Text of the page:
In any case, I'm glad that it's working for you and your husband and, apparently, your extramarital partners. I sincerely wish you the best and hope that you both (and your partners) remain on the same page. I applaud the degree to which you two clearly have thought it out and are able to be completely open and honest with each other about your experiences, needs, desires and expectations. I would say one of the things that is a potential red flag for the LW and her husband is that it sounds like they may not be quite as open with each other as you and your husband are. I can well imagine that not all couples in open relationships are as willing and able to "share" about their extramarital experiences with one another as you and your husband, and I don't think that automatically makes their chances of being happy with this choice less good than yours -- but I do suspect that in the case of the LW, part of the problem is that they've apparently drawn some lines in the sand that are keeping them from communicating, and closing off communication in ANY aspect of ANY marriage is almost always a bad thing.

P.S. -- apparently it's open marriage week at Creators -- check out Amy Alkon.
Comment: #34
Posted by: Lisa
Tue May 14, 2013 8:33 AM
LW1 - Annies, you must have had to answer this one holding your collective noses.
LW2 - Dinner and supper - why does it matter? My husband told me we were going to his house for dinner, so I planned to go that evening. Turned out he mean lunch-time. So, yes, terms matter. I live in Alabama. I was always told that it's breakfast-lunch-dinner Monday thru Saturday, but on Sunday it's breakfast-dinner-supper. I think that's because in an agrarian society men had a light meal (lunch) midday and then came home to a big dinner. Then on Sundays everybody went to church and the family sat down to Sunday dinner together. The remains of the dinner would then be covered (to keep the flies off) and sit out for the rest of the day and the family would finish the left overs at supper-time. My husband's family, from south Alabama, always referred to the 3 meals as breakfast - dinner -supper, making no distinctions about the size of the meal. So even regionally it can be confusing. Just be sure you get your signals straight when inviting people over for dinner!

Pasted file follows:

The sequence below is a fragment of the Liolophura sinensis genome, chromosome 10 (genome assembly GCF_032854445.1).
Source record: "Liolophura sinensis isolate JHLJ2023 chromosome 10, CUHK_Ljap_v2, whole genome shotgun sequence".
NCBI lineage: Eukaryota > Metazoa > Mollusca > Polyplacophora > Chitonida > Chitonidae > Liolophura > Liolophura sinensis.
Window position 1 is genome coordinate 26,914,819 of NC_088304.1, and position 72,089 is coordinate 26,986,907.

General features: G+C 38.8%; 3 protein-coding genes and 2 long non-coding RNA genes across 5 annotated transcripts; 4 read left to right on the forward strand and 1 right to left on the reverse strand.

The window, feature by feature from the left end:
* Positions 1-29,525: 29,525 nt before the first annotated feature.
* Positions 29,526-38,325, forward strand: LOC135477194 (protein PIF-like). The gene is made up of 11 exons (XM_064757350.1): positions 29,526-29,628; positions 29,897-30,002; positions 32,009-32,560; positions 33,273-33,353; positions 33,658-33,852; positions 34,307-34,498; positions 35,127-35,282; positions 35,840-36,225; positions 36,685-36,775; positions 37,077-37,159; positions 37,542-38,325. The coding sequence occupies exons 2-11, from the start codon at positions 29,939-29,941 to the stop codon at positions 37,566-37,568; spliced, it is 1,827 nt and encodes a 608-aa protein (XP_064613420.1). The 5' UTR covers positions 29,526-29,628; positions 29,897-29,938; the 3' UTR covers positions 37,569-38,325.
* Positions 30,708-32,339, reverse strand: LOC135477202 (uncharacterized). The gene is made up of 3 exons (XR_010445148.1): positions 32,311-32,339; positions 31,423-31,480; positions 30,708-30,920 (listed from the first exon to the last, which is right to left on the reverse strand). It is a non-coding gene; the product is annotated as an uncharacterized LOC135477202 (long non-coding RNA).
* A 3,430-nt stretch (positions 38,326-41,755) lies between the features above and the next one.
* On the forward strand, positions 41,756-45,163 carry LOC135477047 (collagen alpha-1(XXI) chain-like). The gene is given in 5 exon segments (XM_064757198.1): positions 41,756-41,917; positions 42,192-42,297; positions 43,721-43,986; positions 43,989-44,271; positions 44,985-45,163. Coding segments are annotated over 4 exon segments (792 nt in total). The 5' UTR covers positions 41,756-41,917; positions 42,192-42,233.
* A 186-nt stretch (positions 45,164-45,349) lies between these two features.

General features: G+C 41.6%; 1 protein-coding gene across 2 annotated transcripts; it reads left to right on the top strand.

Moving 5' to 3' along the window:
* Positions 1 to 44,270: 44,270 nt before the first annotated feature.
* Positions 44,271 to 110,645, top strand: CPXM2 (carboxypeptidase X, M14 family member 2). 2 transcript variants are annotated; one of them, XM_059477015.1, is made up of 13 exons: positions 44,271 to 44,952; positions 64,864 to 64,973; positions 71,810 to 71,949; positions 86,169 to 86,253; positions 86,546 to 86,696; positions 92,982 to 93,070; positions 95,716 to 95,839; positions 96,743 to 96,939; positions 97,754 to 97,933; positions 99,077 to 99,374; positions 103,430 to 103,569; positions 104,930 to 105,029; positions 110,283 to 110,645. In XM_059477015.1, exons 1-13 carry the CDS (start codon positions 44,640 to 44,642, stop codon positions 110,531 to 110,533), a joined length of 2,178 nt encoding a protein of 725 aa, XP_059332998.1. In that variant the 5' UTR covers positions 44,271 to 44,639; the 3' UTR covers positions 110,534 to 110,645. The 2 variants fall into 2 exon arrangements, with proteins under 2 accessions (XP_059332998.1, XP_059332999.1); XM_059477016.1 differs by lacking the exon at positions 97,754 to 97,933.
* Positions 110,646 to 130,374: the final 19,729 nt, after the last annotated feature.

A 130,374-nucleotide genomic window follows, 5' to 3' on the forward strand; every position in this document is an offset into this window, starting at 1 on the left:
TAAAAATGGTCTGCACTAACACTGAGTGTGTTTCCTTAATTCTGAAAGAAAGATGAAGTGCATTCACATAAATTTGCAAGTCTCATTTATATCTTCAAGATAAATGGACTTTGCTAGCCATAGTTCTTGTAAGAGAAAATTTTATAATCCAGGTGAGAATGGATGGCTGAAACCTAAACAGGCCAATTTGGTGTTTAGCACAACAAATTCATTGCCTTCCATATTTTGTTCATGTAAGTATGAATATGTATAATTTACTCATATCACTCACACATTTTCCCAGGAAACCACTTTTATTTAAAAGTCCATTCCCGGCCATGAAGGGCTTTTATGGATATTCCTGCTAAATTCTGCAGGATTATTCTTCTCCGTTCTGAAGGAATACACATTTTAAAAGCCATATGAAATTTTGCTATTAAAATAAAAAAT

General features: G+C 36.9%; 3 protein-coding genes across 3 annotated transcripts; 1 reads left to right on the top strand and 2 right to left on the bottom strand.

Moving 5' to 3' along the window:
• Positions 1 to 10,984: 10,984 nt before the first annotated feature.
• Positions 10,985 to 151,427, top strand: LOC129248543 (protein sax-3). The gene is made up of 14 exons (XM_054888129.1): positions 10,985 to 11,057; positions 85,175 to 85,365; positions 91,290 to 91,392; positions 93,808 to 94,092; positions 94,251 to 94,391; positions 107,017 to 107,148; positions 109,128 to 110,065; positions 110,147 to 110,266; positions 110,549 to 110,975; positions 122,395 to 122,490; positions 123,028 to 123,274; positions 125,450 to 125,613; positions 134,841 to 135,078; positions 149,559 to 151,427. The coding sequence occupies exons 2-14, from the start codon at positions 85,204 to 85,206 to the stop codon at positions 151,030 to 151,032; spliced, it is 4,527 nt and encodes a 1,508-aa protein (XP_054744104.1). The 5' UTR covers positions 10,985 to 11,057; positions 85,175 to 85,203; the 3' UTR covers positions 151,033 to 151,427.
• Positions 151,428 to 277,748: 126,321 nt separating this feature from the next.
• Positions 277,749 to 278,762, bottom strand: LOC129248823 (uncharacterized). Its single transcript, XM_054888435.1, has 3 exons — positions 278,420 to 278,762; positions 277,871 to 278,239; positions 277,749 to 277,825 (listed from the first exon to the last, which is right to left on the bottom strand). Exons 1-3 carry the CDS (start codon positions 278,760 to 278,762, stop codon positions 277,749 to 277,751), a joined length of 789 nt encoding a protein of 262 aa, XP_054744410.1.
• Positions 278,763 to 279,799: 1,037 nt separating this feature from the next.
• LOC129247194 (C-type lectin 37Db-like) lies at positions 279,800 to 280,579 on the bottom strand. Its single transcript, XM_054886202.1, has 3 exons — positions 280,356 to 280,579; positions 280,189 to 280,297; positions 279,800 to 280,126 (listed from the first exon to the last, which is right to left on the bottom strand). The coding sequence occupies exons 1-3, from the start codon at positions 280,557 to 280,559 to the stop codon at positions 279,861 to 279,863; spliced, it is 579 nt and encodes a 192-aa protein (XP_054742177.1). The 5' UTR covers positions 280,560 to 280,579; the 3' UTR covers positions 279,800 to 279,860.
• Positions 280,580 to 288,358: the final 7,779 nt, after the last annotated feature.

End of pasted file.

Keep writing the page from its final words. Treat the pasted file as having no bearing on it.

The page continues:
Comment: #35
Posted by: Rozelle
Tue May 14, 2013 8:39 AM
@Mike H (33) -- my own misgivings about open marriages notwithstanding, I agree with everything you wrote here. You've said it beautifully.

The only thing (there's always something, isn't there?) is that part about how most of these "understandings" mostly favored the men and the wives simply putting up with it. Therein lies a whole other rub and a whole other discussion. Depending on what point in history, in a lot of cases the only "understanding" was that the wife didn't have a choice in the matter. She had no choice but to put up with her husband's infidelity, and woe to her if she decided to get some on the side herself. But certainly, there were exceptions to that rule. And like I said, that really is a different discussion and doesn't detract at all from my agreeing with the point you were trying to make (I just love a good digression...)
Comment: #36
Posted by: Lisa
Tue May 14, 2013 8:43 AM
Re: Lisa

"what about the other people involved?" - I didn't touch on it, but we are careful about the people we choose. DH tends to prefer married or attached women who are in the same situation as we are. My guy is single, but not emotionally attached to me - or if he is, he's hiding it well. He knows we are not compatible anyway (he wants kids). We did have an issue with one girl who wanted an open relationship because her boyfriend would not be intimate with her. When she asked my husband what kind of emotional fulfillment he was looking to get, he had to let her down. Ultimately, though, it's the choice of these people too and while I do my best to select my partners responsibly and operate openly and honestly, they are grownups and responsible for themselves.

People get hurt all the time - in casual relationships and in serious ones. Sure, something disastrous could happen down the line, but I really don't think so. At any rate, in the meantime, I'll live my life based on what I feel and think now.